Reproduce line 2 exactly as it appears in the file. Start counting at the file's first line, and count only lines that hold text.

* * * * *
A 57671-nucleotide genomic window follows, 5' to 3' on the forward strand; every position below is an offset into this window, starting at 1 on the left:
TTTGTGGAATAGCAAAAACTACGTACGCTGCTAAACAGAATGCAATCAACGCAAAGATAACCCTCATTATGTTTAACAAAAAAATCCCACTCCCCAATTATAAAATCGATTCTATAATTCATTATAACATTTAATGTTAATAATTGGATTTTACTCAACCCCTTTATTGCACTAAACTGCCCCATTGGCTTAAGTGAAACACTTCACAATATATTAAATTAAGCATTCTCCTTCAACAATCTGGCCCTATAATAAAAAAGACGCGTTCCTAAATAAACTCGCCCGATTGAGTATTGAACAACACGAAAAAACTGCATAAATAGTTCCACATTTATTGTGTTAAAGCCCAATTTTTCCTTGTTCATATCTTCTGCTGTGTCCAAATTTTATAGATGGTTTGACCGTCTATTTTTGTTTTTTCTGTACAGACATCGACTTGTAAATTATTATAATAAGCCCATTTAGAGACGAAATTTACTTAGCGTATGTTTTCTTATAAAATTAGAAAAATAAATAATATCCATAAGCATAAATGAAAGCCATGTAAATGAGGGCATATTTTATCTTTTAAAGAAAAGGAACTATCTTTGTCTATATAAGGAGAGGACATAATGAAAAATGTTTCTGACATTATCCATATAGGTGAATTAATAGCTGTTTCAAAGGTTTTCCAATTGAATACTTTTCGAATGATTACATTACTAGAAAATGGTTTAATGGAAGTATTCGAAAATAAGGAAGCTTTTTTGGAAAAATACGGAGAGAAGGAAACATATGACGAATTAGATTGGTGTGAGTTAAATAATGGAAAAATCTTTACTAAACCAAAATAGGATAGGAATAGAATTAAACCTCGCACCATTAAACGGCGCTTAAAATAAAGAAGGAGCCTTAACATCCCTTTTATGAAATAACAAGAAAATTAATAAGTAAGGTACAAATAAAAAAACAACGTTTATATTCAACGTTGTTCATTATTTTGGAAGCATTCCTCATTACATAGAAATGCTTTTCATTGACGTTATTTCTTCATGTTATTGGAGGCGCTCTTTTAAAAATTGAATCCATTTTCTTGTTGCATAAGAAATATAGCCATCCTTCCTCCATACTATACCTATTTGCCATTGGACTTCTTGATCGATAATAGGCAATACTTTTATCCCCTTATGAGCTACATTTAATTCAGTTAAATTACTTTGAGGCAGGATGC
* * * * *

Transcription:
TTTGTGGAATAGCAAAAACTACGTACGCTGCTAAACAGAATGCAATCAACGCAAAGATAACCCTCATTATGTTTAACAAAAAAATCCCACTCCCCAATTATAAAATCGATTCTATAATTCATTATAACATTTAATGTTAATAATTGGATTTTACTCAACCCCTTTATTGCACTAAACTGCCCCATTGGCTTAAGTGAAACACTTCACAATATATTAAATTAAGCATTCTCCTTCAACAATCTGGCCCTATAATAAAAAAGACGCGTTCCTAAATAAACTCGCCCGATTGAGTATTGAACAACACGAAAAAACTGCATAAATAGTTCCACATTTATTGTGTTAAAGCCCAATTTTTCCTTGTTCATATCTTCTGCTGTGTCCAAATTTTATAGATGGTTTGACCGTCTATTTTTGTTTTTTCTGTACAGACATCGACTTGTAAATTATTATAATAAGCCCATTTAGAGACGAAATTTACTTAGCGTATGTTTTCTTATAAAATTAGAAAAATAAATAATATCCATAAGCATAAATGAAAGCCATGTAAATGAGGGCATATTTTATCTTTTAAAGAAAAGGAACTATCTTTGTCTATATAAGGAGAGGACATAATGAAAAATGTTTCTGACATTATCCATATAGGTGAATTAATAGCTGTTTCAAAGGTTTTCCAATTGAATACTTTTCGAATGATTACATTACTAGAAAATGGTTTAATGGAAGTATTCGAAAATAAGGAAGCTTTTTTGGAAAAATACGGAGAGAAGGAAACATATGACGAATTAGATTGGTGTGAGTTAAATAATGGAAAAATCTTTACTAAACCAAAATAGGATAGGAATAGAATTAAACCTCGCACCATTAAACGGCGCTTAAAATAAAGAAGGAGCCTTAACATCCCTTTTATGAAATAACAAGAAAATTAATAAGTAAGGTACAAATAAAAAAACAACGTTTATATTCAACGTTGTTCATTATTTTGGAAGCATTCCTCATTACATAGAAATGCTTTTCATTGACGTTATTTCTTCATGTTATTGGAGGCGCTCTTTTAAAAATTGAATCCATTTTCTTGTTGCATAAGAAATATAGCCATCCTTCCTCCATACTATACCTATTTGCCATTGGACTTCTTGATCGATAATAGGCAATACTTTTATCCCCTTATGAGCTACATTTAATTCAGTTAAATTACTTTGAGGCAGGATGC